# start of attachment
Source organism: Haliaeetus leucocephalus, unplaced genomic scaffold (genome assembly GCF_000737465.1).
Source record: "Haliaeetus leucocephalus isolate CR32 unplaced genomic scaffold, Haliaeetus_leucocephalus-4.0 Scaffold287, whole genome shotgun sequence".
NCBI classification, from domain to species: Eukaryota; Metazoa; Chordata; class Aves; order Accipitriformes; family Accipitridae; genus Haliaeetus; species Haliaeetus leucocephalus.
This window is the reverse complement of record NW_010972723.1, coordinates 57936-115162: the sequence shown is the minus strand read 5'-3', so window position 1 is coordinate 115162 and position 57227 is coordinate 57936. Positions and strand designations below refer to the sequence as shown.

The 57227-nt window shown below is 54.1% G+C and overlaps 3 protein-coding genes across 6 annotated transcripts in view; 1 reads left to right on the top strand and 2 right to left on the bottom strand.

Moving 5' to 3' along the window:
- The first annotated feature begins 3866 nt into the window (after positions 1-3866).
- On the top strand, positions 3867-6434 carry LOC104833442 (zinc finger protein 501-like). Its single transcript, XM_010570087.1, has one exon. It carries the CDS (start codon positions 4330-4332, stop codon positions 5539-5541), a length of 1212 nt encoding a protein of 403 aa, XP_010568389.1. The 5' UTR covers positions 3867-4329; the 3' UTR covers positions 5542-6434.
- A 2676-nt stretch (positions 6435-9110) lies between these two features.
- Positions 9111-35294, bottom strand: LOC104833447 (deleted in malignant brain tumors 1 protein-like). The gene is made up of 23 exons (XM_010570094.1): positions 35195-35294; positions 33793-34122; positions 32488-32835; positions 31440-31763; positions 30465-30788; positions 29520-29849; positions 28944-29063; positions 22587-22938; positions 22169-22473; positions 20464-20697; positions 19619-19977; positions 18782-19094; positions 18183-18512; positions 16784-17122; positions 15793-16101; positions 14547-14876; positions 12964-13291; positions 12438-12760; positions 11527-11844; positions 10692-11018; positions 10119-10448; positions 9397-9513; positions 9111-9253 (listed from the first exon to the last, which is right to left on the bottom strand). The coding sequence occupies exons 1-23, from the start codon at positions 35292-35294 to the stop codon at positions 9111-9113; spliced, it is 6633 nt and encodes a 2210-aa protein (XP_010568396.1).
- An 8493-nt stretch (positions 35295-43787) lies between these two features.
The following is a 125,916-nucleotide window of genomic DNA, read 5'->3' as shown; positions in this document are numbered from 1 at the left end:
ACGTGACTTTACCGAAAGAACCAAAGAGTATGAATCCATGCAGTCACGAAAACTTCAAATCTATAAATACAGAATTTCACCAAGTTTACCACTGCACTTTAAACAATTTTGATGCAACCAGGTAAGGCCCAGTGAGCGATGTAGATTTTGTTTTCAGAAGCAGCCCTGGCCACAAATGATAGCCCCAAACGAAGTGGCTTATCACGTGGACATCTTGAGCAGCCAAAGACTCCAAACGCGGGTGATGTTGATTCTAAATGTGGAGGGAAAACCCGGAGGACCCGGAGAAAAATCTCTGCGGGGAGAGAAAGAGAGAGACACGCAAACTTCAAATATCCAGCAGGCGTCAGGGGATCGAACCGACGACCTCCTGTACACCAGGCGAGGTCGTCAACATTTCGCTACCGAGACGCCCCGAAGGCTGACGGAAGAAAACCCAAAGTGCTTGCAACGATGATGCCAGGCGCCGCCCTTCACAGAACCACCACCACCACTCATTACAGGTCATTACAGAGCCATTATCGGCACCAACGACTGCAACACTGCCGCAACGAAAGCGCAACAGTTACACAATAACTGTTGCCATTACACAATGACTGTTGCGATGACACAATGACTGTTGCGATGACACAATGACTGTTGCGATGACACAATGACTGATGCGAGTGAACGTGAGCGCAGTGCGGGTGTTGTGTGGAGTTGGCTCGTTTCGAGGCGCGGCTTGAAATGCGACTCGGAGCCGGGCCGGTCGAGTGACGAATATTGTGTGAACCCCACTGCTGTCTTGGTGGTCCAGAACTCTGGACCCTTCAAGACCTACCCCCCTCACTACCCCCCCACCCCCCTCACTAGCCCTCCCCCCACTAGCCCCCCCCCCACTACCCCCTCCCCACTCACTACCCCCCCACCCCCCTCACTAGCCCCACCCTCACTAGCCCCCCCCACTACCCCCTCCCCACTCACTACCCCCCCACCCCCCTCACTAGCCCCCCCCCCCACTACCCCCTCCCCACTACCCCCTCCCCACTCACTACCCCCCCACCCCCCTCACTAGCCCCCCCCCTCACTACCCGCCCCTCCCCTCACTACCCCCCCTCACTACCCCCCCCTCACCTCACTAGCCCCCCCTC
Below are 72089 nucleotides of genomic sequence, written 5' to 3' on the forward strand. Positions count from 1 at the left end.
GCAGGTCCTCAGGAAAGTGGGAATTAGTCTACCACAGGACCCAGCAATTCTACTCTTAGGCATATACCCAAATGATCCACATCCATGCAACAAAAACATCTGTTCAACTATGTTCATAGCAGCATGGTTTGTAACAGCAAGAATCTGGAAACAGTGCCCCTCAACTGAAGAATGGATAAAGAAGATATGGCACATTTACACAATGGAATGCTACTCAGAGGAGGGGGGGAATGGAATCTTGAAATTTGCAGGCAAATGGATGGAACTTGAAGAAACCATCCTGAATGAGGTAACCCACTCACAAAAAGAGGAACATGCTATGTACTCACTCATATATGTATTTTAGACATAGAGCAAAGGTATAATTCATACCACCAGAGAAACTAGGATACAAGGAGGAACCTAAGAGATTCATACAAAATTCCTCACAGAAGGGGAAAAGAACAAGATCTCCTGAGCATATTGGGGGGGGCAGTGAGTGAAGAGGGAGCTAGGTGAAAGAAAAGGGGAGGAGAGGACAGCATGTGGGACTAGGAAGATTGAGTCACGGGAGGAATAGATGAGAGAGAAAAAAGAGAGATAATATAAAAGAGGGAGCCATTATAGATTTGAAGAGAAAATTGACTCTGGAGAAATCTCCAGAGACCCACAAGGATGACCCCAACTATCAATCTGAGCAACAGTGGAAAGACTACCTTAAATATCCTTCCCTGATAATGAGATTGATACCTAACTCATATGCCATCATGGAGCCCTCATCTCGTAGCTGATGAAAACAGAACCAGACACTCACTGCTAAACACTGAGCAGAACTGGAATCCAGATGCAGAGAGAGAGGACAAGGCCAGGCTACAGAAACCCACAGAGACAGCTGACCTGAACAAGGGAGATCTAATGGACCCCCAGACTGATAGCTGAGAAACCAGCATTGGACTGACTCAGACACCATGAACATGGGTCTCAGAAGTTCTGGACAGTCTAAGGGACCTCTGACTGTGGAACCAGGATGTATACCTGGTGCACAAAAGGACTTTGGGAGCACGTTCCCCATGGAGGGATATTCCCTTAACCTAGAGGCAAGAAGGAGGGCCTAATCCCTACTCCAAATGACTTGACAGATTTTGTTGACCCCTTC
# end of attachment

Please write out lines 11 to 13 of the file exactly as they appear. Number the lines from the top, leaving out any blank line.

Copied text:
- An 8493-nt stretch (positions 35295-43787) lies between these two features.
The following is a 125,916-nucleotide window of genomic DNA, read 5'->3' as shown; positions in this document are numbered from 1 at the left end:
ACGTGACTTTACCGAAAGAACCAAAGAGTATGAATCCATGCAGTCACGAAAACTTCAAATCTATAAATACAGAATTTCACCAAGTTTACCACTGCACTTTAAACAATTTTGATGCAACCAGGTAAGGCCCAGTGAGCGATGTAGATTTTGTTTTCAGAAGCAGCCCTGGCCACAAATGATAGCCCCAAACGAAGTGGCTTATCACGTGGACATCTTGAGCAGCCAAAGACTCCAAACGCGGGTGATGTTGATTCTAAATGTGGAGGGAAAACCCGGAGGACCCGGAGAAAAATCTCTGCGGGGAGAGAAAGAGAGAGACACGCAAACTTCAAATATCCAGCAGGCGTCAGGGGATCGAACCGACGACCTCCTGTACACCAGGCGAGGTCGTCAACATTTCGCTACCGAGACGCCCCGAAGGCTGACGGAAGAAAACCCAAAGTGCTTGCAACGATGATGCCAGGCGCCGCCCTTCACAGAACCACCACCACCACTCATTACAGGTCATTACAGAGCCATTATCGGCACCAACGACTGCAACACTGCCGCAACGAAAGCGCAACAGTTACACAATAACTGTTGCCATTACACAATGACTGTTGCGATGACACAATGACTGTTGCGATGACACAATGACTGTTGCGATGACACAATGACTGATGCGAGTGAACGTGAGCGCAGTGCGGGTGTTGTGTGGAGTTGGCTCGTTTCGAGGCGCGGCTTGAAATGCGACTCGGAGCCGGGCCGGTCGAGTGACGAATATTGTGTGAACCCCACTGCTGTCTTGGTGGTCCAGAACTCTGGACCCTTCAAGACCTACCCCCCTCACTACCCCCCCACCCCCCTCACTAGCCCTCCCCCCACTAGCCCCCCCCCCACTACCCCCTCCCCACTCACTACCCCCCCACCCCCCTCACTAGCCCCACCCTCACTAGCCCCCCCCACTACCCCCTCCCCACTCACTACCCCCCCACCCCCCTCACTAGCCCCCCCCCCCACTACCCCCTCCCCACTACCCCCTCCCCACTCACTACCCCCCCACCCCCCTCACTAGCCCCCCCCCTCACTACCCGCCCCTCCCCTCACTACCCCCCCTCACTACCCCCCCCTCACCTCACTAGCCCCCCCTC